Wesleyan Accent ~ Guest Post: Davis Chappell on the Principles of Protestant Reformation
Note from the Editor: Davis Chappell, World Evangelism Board President, writes about the lessons he returned home with from his recent tour of Germany.
For I am not ashamed of the gospel; it is the power of God for salvation to everyone who has faith, to the Jew first and also to the Greek. For in it the righteousness of God is revealed through faith for faith; as it is written, “The one who is righteous will live by faith.”
Romans 1:16-17 provides the thesis of Paul’s letter to the Roman church – a church that he had never visited, finally making it there before his execution. This scripture concerns the manner in which a person is made right with God: we are justified by grace, through faith.
This epistle has served as a catalyst for reform and renewal throughout church history, from Augustine and Luther to Wesley and Barth. It is the handbook of Christian theology, said Philip Melanchthon, Luther’s friend and comrade in the Reformation. Wesley’s heart was “strangely warmed” while someone read Luther’s preface to the Romans.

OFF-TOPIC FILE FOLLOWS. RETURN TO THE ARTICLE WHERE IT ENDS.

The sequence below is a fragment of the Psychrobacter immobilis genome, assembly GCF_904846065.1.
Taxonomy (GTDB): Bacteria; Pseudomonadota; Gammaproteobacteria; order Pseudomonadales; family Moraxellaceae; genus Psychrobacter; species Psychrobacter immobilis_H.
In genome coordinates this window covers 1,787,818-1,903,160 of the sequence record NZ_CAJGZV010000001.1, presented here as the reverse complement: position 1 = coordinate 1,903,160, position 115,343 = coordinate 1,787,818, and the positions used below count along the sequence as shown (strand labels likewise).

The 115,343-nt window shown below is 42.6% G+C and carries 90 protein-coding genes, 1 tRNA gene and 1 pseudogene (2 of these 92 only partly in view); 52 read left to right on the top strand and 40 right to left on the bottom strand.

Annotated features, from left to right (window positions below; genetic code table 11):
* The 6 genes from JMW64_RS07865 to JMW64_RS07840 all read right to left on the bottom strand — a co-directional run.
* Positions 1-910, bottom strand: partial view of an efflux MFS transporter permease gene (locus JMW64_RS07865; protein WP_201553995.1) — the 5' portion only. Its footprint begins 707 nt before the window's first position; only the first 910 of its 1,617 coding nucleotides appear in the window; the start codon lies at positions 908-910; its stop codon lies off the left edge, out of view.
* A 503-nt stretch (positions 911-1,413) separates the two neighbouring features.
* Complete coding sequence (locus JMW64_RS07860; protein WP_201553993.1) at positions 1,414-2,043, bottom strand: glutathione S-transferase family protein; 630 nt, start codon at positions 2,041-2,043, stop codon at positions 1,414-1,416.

Recently, I toured Germany. This fall is the 500th anniversary of the Protestant Reformation. Martin Luther nailed his 95 theses on the cathedral door in Wittenberg on October 31, 1517. Luther had traveled to Rome in 1511 and was disappointed by the corruption he saw there. There was an old proverb in those days that said, “If there is a hell, it is likely under Rome.” What Luther saw was a church that was desperately in need of renewal. Watching the sale of indulgences, he saw an institution that had strayed from its center. Luther could not keep silent. His posting of the theses was the beginning of a long tide of reformation.
I returned home with 12 theses of my own, culled from lessons I learned from this experience. Whenever there’s a reformation:
- There’s a rediscovery of Scripture.
- There’s a recovery of grace.
- There’s a decentralizing of institutional hierarchy, and a localizing of ministry, a lay-centered movement.
- It brings change, and change brings pain.
- The division of church and state protects the faith. Whenever church and government synthesize, the faith loses.
- Most reformers are seen in their own generation as heretics.
- It’s important to use technology for our message.
- It’s important to listen and learn from other cultures.
- It’s important to contextualize the Gospel to our setting without losing the universality of faith.
- The team of people around Luther enabled the reformation to succeed.
- Luther was anti-Semitic later in life. Reformers don’t get everything right.
- It’s important to value ecumenism and interreligious dialogue.
So consider – what does mission and evangelism look like in a global, high-tech, multi-cultural world?